poetry files #10

(If you have come from the Guardian and are looking for Donald Rumsfeld, click here!)

Now the police are in on it! In not one but two countries. Surprisingly, I’m not talking about England and France, homes of Shakespeare and Baudelaire, or Russia, home of Pushkin and Tsvetaeva (oh – and Putin. Forget I said that.). No, they’re Mexico and the Philippines.

According to the BBC, “There is a popular conception that Mexican police are corrupt, incompetent and lazy.” But in Mexico City, one of the toughest beats in the world, if you want to get ahead as a cop you have to prove that you read at least one book a month. (And no, How to Beat Up a Gangster in Three Moves and still Get Your Bribe isn’t on the list. Don Quixote and Octavio Paz, on the other hand, are.)

“Along with guns, bullet-proof vests and handcuffs, police in the district of Nezahualcoyotl will now have to take a book with them.” Even functional illiteracy isn’t a good enough excuse to get out of it: they’re running reading lessons. (The Little Prince is on the list; you can only hope that they don’t, as I did, have to read it in French.) Mayor Sanchez of Mexico City says the reading scheme will make his 1,100-strong municipal police force “better officers and better people.”

Let’s hope so! I suppose if they had a really big success, one of their police officers could even turn into a writer. No one’s ever said they were corrupt, incompetent or lazy.

Meanwhile, in the Philippines, the cops are going on step further, and reciting poems to kids. The idea is that when they go into schools, they help to gain the trust of the future criminals children by humanising themselves – through rhyme.

The “Isang Tula ng Pulis Para sa Mag-aaral” project aims to make elementary school children more familiar with and relaxed around police officers.

“School children are often told to be afraid of the police officer. Through this project, we want to make the children realize that the police officer is their friend, whom they could approach and ask for help,” Bartolome said.

One of the poems describes the policeman’s uniform and the medals, badge and insignias attached to it.

“It is a way of telling the students the proper way the policeman should wear his uniform,” Bartolome said.

Here in Baroque Mansions we applaud and deeply admire these initiatives. They are wonderful.

So it got me thinking. England absolutely preens itself on its great poetic heritage. Right? And our criminal justice system is one of the most enlightened in the world. Right? So you have to wonder why we don’t combine our great and noble traditions the way Mexico city and the Philippines have done.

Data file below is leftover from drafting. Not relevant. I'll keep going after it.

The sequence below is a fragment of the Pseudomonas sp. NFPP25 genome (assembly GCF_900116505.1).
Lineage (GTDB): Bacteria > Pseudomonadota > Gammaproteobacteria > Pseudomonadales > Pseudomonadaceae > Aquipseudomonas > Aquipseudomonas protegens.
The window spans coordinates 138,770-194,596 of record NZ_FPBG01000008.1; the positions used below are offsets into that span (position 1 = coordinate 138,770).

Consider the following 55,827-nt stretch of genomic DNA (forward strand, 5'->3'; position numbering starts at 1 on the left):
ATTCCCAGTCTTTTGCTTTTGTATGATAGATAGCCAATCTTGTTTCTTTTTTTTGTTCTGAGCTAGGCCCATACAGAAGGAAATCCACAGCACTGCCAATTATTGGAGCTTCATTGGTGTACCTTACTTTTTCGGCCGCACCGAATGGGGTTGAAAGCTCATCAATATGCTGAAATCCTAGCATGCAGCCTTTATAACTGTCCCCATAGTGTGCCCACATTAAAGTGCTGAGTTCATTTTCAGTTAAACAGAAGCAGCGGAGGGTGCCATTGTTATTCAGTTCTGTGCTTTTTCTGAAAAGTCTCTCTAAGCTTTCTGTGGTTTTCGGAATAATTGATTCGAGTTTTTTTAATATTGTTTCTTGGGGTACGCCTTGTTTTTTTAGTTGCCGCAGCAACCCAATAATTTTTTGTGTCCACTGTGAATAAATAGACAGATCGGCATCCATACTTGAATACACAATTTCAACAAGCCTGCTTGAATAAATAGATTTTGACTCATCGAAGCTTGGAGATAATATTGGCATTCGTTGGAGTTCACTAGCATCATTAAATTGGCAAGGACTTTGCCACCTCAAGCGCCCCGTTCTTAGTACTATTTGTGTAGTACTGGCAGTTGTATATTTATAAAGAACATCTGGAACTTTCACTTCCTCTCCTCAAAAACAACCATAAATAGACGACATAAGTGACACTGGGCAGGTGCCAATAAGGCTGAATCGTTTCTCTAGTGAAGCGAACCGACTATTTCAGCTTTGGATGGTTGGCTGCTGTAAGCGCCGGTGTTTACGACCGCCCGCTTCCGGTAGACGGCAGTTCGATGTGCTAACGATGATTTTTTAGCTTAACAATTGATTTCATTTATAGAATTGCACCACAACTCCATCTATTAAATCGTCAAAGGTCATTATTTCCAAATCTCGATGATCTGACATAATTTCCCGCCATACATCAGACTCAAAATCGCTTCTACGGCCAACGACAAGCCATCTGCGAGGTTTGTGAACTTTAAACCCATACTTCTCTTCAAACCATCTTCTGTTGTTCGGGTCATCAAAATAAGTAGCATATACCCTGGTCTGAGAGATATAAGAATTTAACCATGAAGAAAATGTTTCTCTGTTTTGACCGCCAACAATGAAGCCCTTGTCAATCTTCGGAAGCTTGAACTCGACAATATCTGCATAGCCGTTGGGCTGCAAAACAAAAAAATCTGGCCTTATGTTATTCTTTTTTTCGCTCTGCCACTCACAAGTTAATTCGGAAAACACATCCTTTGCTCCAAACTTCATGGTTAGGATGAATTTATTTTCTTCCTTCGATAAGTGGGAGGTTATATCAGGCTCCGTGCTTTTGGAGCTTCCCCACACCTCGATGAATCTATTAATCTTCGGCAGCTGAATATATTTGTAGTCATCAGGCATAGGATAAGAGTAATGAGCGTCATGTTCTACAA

With this in mind, I’ve written some clerihews. To help them get started, you know.

The good old bobby
used to wear a hat that was knobby.
This jovial fellow
used to say ‘ello ‘ello ‘ello.

A modern police officer
sits in an office, sir.
Administering objectives,
anti-crime initiatives, partnerships and correctives.


A gold-fringed epaulet
is not very easy to forget:
to the criminal,
it will appear, in his peripheral vision as he is held down flat on his face, liminal.


A riot shield
can yield
astonishing sport
when played with a baton, a newspaper-seller and a false medical report.

We constantly hear in the poetry world that no one likes poetry, that poetry is ‘dead’. Poppycock. Poetry is in fact everywhere: wherever you go, if you scratch the surface you find a poet. Poet Files is an exclusive series in which Baroque in Hackney scrutinises the unlikely, and finds the secret poetry lurking there. Look for it every Saturday morning.


p nolan July 31, 2010 at 1:54 pm

I couldn’t agree more. Having been somewhat distracted by the (particularly) bare necessities over the last little while, I’ve been feeling a tad epiphanous in the last day or two – sense of a tide rushing back into things – an almost physical inner voice declaiming that actually, you know, poetry makes EVERYTHING happen.

Nice to see high tides in Hackney too :->

Mark Granier July 31, 2010 at 2:23 pm

The bobby who struck with his baton
that poor man who died should be spat on
by a cellmate whose mission
will show, in addition,
how it feels to be literally sat on.

msbaroque July 31, 2010 at 2:27 pm

Limericks are always welcome Mark!

Mark Granier July 31, 2010 at 2:25 pm

Not a clerihew, I know, but the best I could muster.

Susanna-Cole July 31, 2010 at 4:33 pm

This is splendid! Sometimes cops seem to be carried away with being all brutal and macho, all a show of muscles, perhaps, literature and poetry will be the portal to their sensitive, intellectual side.


Oleg July 31, 2010 at 6:47 pm

Thank you for sharing this news and especially for rhyming it. :)

However, I think that making classical reading obligatory for the UK policemen is not a necessity as they, alongside with the rest of the British public, do, in fact, read a lot. With regards to the criminals, there are many literary and theatrical activities going on in the UK correctional facilities. For instance, a theater at the HMP Pentonville, where I’ve seen “Alice in Wonderland” once.

Van Bakker August 1, 2010 at 1:47 am

Literate cops. That is in fact a wonderful idea.

charles August 1, 2010 at 10:27 am

I heard on the radio today that Linford Christie yesterday read two poems (which? I have no idea) to the Brit athletes at the European Championships before sending them out to run round the track.

Previous post:

Next post: